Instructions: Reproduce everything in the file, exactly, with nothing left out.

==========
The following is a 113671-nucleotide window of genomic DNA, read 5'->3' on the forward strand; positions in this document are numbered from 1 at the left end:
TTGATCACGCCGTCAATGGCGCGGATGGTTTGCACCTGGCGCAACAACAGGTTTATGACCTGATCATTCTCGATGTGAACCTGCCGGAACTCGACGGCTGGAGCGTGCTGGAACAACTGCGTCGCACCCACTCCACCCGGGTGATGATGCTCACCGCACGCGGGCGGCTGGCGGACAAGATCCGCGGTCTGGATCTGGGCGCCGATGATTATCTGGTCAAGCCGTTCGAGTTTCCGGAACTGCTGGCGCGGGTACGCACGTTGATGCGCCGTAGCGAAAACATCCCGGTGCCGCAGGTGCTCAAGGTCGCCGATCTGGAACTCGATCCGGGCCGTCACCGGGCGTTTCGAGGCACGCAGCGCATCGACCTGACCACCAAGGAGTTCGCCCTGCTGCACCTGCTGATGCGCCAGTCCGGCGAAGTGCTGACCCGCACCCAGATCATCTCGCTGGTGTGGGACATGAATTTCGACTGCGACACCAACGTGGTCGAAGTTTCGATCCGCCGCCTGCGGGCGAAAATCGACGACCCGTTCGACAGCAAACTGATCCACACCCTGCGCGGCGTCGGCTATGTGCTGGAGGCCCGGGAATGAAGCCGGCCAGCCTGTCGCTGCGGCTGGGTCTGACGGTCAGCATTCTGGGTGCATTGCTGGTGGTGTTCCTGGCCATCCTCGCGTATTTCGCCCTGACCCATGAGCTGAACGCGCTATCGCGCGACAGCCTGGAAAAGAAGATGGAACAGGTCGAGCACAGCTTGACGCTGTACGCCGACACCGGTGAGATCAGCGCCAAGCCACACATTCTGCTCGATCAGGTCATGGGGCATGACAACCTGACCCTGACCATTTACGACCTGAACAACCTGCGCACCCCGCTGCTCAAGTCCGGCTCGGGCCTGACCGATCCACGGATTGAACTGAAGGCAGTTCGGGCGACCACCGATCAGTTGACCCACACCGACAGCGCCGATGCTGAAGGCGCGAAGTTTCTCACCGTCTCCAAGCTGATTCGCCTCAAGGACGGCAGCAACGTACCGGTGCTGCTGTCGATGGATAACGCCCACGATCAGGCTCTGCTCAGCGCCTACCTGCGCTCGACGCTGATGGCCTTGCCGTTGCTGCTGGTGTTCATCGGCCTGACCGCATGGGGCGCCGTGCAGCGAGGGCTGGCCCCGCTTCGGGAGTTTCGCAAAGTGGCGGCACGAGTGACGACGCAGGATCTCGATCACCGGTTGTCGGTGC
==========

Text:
The following is a 113671-nucleotide window of genomic DNA, read 5'->3' on the forward strand; positions in this document are numbered from 1 at the left end:
TTGATCACGCCGTCAATGGCGCGGATGGTTTGCACCTGGCGCAACAACAGGTTTATGACCTGATCATTCTCGATGTGAACCTGCCGGAACTCGACGGCTGGAGCGTGCTGGAACAACTGCGTCGCACCCACTCCACCCGGGTGATGATGCTCACCGCACGCGGGCGGCTGGCGGACAAGATCCGCGGTCTGGATCTGGGCGCCGATGATTATCTGGTCAAGCCGTTCGAGTTTCCGGAACTGCTGGCGCGGGTACGCACGTTGATGCGCCGTAGCGAAAACATCCCGGTGCCGCAGGTGCTCAAGGTCGCCGATCTGGAACTCGATCCGGGCCGTCACCGGGCGTTTCGAGGCACGCAGCGCATCGACCTGACCACCAAGGAGTTCGCCCTGCTGCACCTGCTGATGCGCCAGTCCGGCGAAGTGCTGACCCGCACCCAGATCATCTCGCTGGTGTGGGACATGAATTTCGACTGCGACACCAACGTGGTCGAAGTTTCGATCCGCCGCCTGCGGGCGAAAATCGACGACCCGTTCGACAGCAAACTGATCCACACCCTGCGCGGCGTCGGCTATGTGCTGGAGGCCCGGGAATGAAGCCGGCCAGCCTGTCGCTGCGGCTGGGTCTGACGGTCAGCATTCTGGGTGCATTGCTGGTGGTGTTCCTGGCCATCCTCGCGTATTTCGCCCTGACCCATGAGCTGAACGCGCTATCGCGCGACAGCCTGGAAAAGAAGATGGAACAGGTCGAGCACAGCTTGACGCTGTACGCCGACACCGGTGAGATCAGCGCCAAGCCACACATTCTGCTCGATCAGGTCATGGGGCATGACAACCTGACCCTGACCATTTACGACCTGAACAACCTGCGCACCCCGCTGCTCAAGTCCGGCTCGGGCCTGACCGATCCACGGATTGAACTGAAGGCAGTTCGGGCGACCACCGATCAGTTGACCCACACCGACAGCGCCGATGCTGAAGGCGCGAAGTTTCTCACCGTCTCCAAGCTGATTCGCCTCAAGGACGGCAGCAACGTACCGGTGCTGCTGTCGATGGATAACGCCCACGATCAGGCTCTGCTCAGCGCCTACCTGCGCTCGACGCTGATGGCCTTGCCGTTGCTGCTGGTGTTCATCGGCCTGACCGCATGGGGCGCCGTGCAGCGAGGGCTGGCCCCGCTTCGGGAGTTTCGCAAAGTGGCGGCACGAGTGACGACGCAGGATCTCGATCACCGGTTGTCGGTGC